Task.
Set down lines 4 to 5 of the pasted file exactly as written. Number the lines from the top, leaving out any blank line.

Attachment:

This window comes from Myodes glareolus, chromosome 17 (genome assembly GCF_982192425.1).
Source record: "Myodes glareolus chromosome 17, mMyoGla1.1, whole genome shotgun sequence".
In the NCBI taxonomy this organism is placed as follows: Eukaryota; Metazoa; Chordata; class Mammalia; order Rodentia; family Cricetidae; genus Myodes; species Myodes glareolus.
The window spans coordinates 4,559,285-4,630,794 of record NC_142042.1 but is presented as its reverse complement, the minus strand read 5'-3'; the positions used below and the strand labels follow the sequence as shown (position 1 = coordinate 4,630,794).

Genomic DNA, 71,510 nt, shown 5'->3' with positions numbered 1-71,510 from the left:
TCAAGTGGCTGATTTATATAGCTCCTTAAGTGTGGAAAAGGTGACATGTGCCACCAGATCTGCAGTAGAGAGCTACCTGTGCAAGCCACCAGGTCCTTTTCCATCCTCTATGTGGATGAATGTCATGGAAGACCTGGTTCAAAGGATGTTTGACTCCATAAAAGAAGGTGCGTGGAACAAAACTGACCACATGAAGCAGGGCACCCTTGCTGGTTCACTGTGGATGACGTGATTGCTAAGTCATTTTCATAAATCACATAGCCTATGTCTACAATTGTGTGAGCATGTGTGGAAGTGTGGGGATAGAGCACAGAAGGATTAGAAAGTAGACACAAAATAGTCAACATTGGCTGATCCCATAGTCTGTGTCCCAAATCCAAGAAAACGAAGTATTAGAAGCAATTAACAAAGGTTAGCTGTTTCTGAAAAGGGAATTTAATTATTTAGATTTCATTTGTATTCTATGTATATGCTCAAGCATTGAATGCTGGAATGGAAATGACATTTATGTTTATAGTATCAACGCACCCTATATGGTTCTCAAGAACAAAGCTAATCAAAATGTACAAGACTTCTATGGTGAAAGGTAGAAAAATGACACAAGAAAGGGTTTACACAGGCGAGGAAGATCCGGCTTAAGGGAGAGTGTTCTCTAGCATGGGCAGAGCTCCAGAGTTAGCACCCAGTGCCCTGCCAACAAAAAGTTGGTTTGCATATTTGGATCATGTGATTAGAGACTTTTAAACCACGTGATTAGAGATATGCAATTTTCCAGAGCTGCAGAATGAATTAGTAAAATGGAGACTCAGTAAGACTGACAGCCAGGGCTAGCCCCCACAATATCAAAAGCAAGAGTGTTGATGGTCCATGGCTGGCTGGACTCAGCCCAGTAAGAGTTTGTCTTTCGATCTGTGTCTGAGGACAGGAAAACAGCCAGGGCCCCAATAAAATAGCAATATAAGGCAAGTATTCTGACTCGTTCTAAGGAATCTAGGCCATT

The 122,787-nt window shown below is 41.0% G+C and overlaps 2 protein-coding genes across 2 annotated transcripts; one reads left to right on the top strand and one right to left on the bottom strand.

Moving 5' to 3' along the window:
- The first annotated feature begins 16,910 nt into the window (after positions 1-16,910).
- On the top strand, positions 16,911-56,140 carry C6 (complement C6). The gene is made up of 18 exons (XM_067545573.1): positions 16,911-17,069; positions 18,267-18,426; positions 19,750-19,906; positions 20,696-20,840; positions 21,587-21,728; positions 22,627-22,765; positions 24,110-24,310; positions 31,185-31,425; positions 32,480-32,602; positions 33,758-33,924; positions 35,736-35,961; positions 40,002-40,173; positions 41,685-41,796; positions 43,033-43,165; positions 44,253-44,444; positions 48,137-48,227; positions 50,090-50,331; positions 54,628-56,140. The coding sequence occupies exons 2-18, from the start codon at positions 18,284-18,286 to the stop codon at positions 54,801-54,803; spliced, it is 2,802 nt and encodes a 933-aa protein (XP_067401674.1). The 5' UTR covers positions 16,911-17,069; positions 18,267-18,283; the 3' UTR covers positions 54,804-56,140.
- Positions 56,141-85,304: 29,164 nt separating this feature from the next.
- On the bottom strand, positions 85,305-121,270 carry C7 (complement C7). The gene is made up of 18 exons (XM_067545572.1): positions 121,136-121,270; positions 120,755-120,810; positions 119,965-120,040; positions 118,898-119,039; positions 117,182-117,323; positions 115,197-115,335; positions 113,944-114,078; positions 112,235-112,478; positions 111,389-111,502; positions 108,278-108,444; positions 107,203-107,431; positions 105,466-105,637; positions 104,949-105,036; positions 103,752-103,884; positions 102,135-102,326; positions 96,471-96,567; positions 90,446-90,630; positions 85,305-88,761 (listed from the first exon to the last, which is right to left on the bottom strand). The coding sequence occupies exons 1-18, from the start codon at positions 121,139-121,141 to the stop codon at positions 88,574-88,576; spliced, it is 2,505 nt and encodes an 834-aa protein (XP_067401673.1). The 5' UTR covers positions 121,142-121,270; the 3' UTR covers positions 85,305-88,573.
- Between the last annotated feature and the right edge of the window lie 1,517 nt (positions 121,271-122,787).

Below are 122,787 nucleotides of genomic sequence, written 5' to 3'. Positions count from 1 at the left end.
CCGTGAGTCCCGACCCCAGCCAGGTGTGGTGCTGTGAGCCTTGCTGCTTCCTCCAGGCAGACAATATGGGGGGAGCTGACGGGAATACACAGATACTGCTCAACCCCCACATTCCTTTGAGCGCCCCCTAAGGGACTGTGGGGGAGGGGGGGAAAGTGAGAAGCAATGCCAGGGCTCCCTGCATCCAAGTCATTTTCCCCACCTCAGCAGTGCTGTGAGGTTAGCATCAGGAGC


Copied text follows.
The window spans coordinates 4,559,285-4,630,794 of record NC_142042.1 but is presented as its reverse complement, the minus strand read 5'-3'; the positions used below and the strand labels follow the sequence as shown (position 1 = coordinate 4,630,794).

Genomic DNA, 71,510 nt, shown 5'->3' with positions numbered 1-71,510 from the left: